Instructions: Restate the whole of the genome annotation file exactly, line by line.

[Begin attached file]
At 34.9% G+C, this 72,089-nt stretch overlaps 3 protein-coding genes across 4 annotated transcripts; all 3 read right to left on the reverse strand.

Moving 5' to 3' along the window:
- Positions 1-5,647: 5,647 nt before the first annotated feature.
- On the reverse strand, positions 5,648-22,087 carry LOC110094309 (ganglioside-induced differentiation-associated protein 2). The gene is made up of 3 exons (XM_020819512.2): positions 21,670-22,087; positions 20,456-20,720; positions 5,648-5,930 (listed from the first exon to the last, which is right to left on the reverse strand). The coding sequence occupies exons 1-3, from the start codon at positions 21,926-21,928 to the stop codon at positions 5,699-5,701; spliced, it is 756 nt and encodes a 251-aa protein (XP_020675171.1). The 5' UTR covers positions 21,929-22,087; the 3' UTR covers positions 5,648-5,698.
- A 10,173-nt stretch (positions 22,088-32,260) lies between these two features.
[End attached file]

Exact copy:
At 34.9% G+C, this 72,089-nt stretch overlaps 3 protein-coding genes across 4 annotated transcripts; all 3 read right to left on the reverse strand.

Moving 5' to 3' along the window:
- Positions 1-5,647: 5,647 nt before the first annotated feature.
- On the reverse strand, positions 5,648-22,087 carry LOC110094309 (ganglioside-induced differentiation-associated protein 2). The gene is made up of 3 exons (XM_020819512.2): positions 21,670-22,087; positions 20,456-20,720; positions 5,648-5,930 (listed from the first exon to the last, which is right to left on the reverse strand). The coding sequence occupies exons 1-3, from the start codon at positions 21,926-21,928 to the stop codon at positions 5,699-5,701; spliced, it is 756 nt and encodes a 251-aa protein (XP_020675171.1). The 5' UTR covers positions 21,929-22,087; the 3' UTR covers positions 5,648-5,698.
- A 10,173-nt stretch (positions 22,088-32,260) lies between these two features.